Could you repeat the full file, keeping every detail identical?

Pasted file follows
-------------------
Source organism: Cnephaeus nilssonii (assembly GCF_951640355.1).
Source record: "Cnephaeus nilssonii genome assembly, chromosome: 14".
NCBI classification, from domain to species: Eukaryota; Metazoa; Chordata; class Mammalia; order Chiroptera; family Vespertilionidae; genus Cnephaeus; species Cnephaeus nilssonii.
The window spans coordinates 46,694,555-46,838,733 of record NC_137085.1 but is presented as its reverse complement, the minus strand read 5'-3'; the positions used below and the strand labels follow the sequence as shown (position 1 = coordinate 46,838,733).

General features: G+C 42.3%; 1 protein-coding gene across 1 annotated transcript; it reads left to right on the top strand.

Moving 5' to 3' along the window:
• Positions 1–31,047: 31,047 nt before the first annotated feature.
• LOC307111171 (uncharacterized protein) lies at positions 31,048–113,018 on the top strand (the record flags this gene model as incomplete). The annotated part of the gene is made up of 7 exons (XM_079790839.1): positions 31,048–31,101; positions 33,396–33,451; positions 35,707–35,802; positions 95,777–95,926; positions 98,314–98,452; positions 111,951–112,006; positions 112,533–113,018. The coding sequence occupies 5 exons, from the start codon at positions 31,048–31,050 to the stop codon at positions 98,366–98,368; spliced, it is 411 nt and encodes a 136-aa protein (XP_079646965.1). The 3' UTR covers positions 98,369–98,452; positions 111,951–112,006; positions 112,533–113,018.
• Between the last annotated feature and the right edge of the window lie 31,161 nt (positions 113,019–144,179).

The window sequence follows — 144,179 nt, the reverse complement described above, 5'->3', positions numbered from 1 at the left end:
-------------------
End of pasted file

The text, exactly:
Source organism: Cnephaeus nilssonii (assembly GCF_951640355.1).
Source record: "Cnephaeus nilssonii genome assembly, chromosome: 14".
NCBI classification, from domain to species: Eukaryota; Metazoa; Chordata; class Mammalia; order Chiroptera; family Vespertilionidae; genus Cnephaeus; species Cnephaeus nilssonii.
The window spans coordinates 46,694,555-46,838,733 of record NC_137085.1 but is presented as its reverse complement, the minus strand read 5'-3'; the positions used below and the strand labels follow the sequence as shown (position 1 = coordinate 46,838,733).

General features: G+C 42.3%; 1 protein-coding gene across 1 annotated transcript; it reads left to right on the top strand.

Moving 5' to 3' along the window:
• Positions 1–31,047: 31,047 nt before the first annotated feature.
• LOC307111171 (uncharacterized protein) lies at positions 31,048–113,018 on the top strand (the record flags this gene model as incomplete). The annotated part of the gene is made up of 7 exons (XM_079790839.1): positions 31,048–31,101; positions 33,396–33,451; positions 35,707–35,802; positions 95,777–95,926; positions 98,314–98,452; positions 111,951–112,006; positions 112,533–113,018. The coding sequence occupies 5 exons, from the start codon at positions 31,048–31,050 to the stop codon at positions 98,366–98,368; spliced, it is 411 nt and encodes a 136-aa protein (XP_079646965.1). The 3' UTR covers positions 98,369–98,452; positions 111,951–112,006; positions 112,533–113,018.
• Between the last annotated feature and the right edge of the window lie 31,161 nt (positions 113,019–144,179).

The window sequence follows — 144,179 nt, the reverse complement described above, 5'->3', positions numbered from 1 at the left end: